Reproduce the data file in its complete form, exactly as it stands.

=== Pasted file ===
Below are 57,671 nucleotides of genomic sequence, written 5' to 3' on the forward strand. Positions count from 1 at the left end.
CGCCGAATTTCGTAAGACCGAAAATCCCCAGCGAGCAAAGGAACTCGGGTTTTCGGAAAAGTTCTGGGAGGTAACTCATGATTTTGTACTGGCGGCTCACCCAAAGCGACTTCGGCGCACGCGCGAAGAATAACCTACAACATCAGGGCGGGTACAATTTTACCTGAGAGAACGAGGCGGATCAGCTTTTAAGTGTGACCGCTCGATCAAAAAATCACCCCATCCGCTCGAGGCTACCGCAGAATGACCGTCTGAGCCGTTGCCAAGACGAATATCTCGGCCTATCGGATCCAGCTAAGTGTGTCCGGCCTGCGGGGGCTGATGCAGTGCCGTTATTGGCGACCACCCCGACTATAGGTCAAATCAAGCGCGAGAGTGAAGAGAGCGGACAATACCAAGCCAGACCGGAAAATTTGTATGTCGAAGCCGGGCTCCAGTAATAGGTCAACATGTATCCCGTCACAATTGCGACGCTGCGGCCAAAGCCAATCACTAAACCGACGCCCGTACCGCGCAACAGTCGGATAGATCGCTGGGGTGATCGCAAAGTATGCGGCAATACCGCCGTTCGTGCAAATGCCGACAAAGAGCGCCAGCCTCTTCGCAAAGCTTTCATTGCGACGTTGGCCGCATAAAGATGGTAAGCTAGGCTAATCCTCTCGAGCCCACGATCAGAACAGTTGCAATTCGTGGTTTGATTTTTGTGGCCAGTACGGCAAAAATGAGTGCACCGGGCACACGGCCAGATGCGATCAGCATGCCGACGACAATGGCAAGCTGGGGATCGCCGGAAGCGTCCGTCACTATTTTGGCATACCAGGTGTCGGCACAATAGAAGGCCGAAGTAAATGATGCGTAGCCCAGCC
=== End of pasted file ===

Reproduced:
Below are 57,671 nucleotides of genomic sequence, written 5' to 3' on the forward strand. Positions count from 1 at the left end.
CGCCGAATTTCGTAAGACCGAAAATCCCCAGCGAGCAAAGGAACTCGGGTTTTCGGAAAAGTTCTGGGAGGTAACTCATGATTTTGTACTGGCGGCTCACCCAAAGCGACTTCGGCGCACGCGCGAAGAATAACCTACAACATCAGGGCGGGTACAATTTTACCTGAGAGAACGAGGCGGATCAGCTTTTAAGTGTGACCGCTCGATCAAAAAATCACCCCATCCGCTCGAGGCTACCGCAGAATGACCGTCTGAGCCGTTGCCAAGACGAATATCTCGGCCTATCGGATCCAGCTAAGTGTGTCCGGCCTGCGGGGGCTGATGCAGTGCCGTTATTGGCGACCACCCCGACTATAGGTCAAATCAAGCGCGAGAGTGAAGAGAGCGGACAATACCAAGCCAGACCGGAAAATTTGTATGTCGAAGCCGGGCTCCAGTAATAGGTCAACATGTATCCCGTCACAATTGCGACGCTGCGGCCAAAGCCAATCACTAAACCGACGCCCGTACCGCGCAACAGTCGGATAGATCGCTGGGGTGATCGCAAAGTATGCGGCAATACCGCCGTTCGTGCAAATGCCGACAAAGAGCGCCAGCCTCTTCGCAAAGCTTTCATTGCGACGTTGGCCGCATAAAGATGGTAAGCTAGGCTAATCCTCTCGAGCCCACGATCAGAACAGTTGCAATTCGTGGTTTGATTTTTGTGGCCAGTACGGCAAAAATGAGTGCACCGGGCACACGGCCAGATGCGATCAGCATGCCGACGACAATGGCAAGCTGGGGATCGCCGGAAGCGTCCGTCACTATTTTGGCATACCAGGTGTCGGCACAATAGAAGGCCGAAGTAAATGATGCGTAGCCCAGCC